Monday, February 8, 2010

Music, Love, Life and Loss

I took my place in mom's Buick, plugged my headset into my cell phone and began humming along to Norah Jones as we traveled south on Highway 99. My flickering eyes momentarily grasped a tree whizzing by, then briefly paused before fixing their gaze on another. Similarly, my unleashed thoughts darted between my music class, our trip south and the hundreds of memories I have created along that very highway.

Grandma was in the front seat practicing a “flipping the pancake” motion in the palm of her hands--a technique she couldn't master for her doctor who recently diagnosed her with mild-to-moderate dementia. With enthusiasm like a child and the memory loss of an elder, she quickly answered, “four,” when mom asked her how many quarters were in two dollars. She began to sing an old praise song, "I've got a river of life flowing out of me," struggling to recite the lyrics she once did with ease. The song resonated within me. Ironically, we were to attend her baby brother's memorial service the following day. As if to accompany her, the rain beat a shout chorus of death on the windshield. The wipers forced a retreat with a symphony of life, wiping away the raindrops, resembling tears. “Death—Life—Death—Life.”

Grandma helped raise Uncle Obie after her mother died, when she was six years old. She has recounted, many times, the story of when she took him into Oklahoma City while "Papa" was gone at work during the day. But when I went to visit her last Thanksgiving, she included some details about their “strolls through the city” that she never had before.

During my visit to the City, I was well aware of the renovations and destruction of the buildings in Grandma’s memory. They have been replaced by buildings with newer styles and architectural trends than those of her day. One dilapidated building, though, stood at the edge of the city and displayed the words “Farmer's Market” across the top. I shot a picture, confident that Grandma would likely have recollections of this building above any other. I forgot to take the picture to her, but at the mere mention of it, her eyes lit up, “Oh, yes!” she exclaimed with a grin. She began to tell the story I've learned by heart:

“Papa would leave for work and I would take Obie by the hand, 'C'mon Obie, w'ere gonna go to town,'" the story always began. She explained that she would cross over the North and South Canadian Rivers that ran through downtown; though this time she struggled to recall their names. They frequented this farmers market where trains would unload fresh produce onto the dock. Grandma and Uncle Obie would dig fruit, unfit for merchandise, out of the trash can for their midday meal. For the first time in my life, I became aware of the destitute conditions they faced as kids. “We were poor, poor people. Nobody should have to live that way,” Grandma said with tears filling her eyes at the memory. “But we made it through.” She recalled workers at the dock dropping fruit on purpose “’cause they knew we was orphans—almost.”

I sat directly behind Grandma at the funeral, amazed at all she has endured: an unfortunate childhood, infidelity, failed marriages, domestic abuse, single-motherhood, and the deaths of two husbands, three sisters, many friends and now her little brother. I pondered the amount of tears she must have cried, and how she has sustained. I yearn for the determination she learned as a girl.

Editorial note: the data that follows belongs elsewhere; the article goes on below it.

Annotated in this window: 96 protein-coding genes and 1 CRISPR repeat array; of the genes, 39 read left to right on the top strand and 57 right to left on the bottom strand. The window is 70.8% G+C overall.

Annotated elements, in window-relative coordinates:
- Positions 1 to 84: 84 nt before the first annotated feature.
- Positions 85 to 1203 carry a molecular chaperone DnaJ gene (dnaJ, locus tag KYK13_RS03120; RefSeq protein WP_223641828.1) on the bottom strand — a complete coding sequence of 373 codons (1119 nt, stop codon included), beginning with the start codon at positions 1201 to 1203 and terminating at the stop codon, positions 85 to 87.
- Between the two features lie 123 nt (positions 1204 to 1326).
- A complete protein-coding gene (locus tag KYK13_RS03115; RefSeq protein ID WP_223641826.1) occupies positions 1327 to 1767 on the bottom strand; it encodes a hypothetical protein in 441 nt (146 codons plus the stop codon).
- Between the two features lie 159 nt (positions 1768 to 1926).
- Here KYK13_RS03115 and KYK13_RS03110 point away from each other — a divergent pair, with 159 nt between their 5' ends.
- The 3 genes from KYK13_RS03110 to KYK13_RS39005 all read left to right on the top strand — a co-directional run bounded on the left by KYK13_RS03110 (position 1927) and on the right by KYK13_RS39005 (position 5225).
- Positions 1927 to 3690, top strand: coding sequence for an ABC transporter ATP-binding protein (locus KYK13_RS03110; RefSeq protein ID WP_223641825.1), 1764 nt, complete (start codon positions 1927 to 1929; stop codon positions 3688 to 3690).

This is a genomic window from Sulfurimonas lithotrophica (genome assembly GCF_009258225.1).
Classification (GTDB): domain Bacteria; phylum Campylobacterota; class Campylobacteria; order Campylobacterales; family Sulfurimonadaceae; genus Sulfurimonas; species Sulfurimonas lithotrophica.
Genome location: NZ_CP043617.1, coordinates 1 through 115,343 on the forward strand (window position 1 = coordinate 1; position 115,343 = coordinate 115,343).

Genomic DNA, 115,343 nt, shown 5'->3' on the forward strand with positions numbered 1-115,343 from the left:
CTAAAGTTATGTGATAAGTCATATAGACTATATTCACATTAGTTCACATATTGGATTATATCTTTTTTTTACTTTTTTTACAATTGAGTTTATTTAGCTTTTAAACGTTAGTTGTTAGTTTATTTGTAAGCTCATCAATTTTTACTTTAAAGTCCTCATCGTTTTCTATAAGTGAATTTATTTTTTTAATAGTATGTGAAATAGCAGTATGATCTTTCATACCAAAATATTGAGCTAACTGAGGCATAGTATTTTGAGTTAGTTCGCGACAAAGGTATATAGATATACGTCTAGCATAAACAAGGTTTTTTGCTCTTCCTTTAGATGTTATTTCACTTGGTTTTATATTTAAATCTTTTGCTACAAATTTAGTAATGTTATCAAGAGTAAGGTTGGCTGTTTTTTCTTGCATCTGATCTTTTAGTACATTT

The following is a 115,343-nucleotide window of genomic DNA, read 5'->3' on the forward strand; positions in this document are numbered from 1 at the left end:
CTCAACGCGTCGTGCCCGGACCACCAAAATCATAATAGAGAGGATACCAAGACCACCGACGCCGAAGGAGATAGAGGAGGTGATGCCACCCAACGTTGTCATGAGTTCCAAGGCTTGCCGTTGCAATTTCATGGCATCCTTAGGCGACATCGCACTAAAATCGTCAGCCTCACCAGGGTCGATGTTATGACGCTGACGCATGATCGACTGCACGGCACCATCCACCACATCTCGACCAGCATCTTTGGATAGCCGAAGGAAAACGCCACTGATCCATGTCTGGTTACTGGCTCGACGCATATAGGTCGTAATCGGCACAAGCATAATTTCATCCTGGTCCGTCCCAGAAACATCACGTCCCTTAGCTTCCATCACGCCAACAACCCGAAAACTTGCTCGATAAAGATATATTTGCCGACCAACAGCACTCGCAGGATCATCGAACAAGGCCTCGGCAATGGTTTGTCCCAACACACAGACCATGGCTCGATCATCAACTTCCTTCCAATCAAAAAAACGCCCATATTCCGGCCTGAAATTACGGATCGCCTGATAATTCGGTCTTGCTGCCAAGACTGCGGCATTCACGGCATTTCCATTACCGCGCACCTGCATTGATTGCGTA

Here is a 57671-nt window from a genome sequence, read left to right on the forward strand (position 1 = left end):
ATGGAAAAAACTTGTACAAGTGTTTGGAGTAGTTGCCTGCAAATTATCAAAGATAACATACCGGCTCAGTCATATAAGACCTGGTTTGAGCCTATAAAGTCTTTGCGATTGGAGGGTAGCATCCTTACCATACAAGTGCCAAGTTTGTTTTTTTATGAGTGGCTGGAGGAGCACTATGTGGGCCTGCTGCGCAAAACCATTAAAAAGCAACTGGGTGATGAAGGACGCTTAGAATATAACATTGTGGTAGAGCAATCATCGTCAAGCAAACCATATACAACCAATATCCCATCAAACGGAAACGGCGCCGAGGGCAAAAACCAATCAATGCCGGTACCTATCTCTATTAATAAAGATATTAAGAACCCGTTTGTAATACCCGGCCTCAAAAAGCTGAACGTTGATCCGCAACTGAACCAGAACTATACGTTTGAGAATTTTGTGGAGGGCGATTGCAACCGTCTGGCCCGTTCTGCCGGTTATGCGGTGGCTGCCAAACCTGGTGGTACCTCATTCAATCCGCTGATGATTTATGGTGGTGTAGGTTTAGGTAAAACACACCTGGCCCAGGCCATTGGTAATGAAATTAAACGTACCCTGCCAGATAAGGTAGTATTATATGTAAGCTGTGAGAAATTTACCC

My determination thus far has landed me my first interview. Tomorrow, I will meet with members of the USDA regarding an assistantship program. I want to tell myself that I am nervous, but I refuse. When I begin to feel anxious, I remember the opportunity therein—all that I will take from the experience, regardless of its outcome—and my anxiety turns to excitement.

JoAnn sent me a timely letter of recommendation attached to an email with all of her latest and yet another opportunity. A firm in the Midwest has a job opening that she thinks would suit me well. I recently told myself that I will walk through every door that opens as I pursue my dreams. I see this as an open door and am fervently waiting to see what is on the other side.

I have kept myself busy and that makes the wait easy. I have picked up a side job shooting photography for a local performance horse ranch, attend weekly meetings for the California State FFA Conference Committee, and make a point to go to the gym twice a week. The work load for class is minimal. But the requirements are nothing short of enjoyment for me. I spend my mornings getting ready to the sounds of Frank Sinatra, Billie Holiday, and Ella Fitzgerald. Louis Armstrong and Bessie Smith are my motivation while I clean. Their music serves as a dual purpose. I receive therapy as I prepare for my exams.

Before we left town last Friday, I attended my music class. The instructor covered, in great detail, each of the aforementioned artists, sharing several pieces that tugged at my emotions. He ended our session by playing a Sinatra hit, “My Way.” Inspired, I kept my head down to hide the tears that filled my eyes as I packed my things to leave.

Billie Holiday also impacted me with her song, “Good Morning Heartache.” She captures the universal emotions that are all too often related to the loss of love. I remember something mom told me about my paternal Grandmother, from Missouri, after she died. The last thing Grandma Julie said to my mom on her death bed was, "You'ns love one another." The most important lesson we can learn from any circumstance in this life, is Love.

This concept has been a hard one for me to grasp, but I believe it is one I am learning. I wholeheartedly believe to love is to make a choice. True love is unconditional. It requires forgiveness. While I have been great at loving from a distance, I am in search for love that has no bounds.

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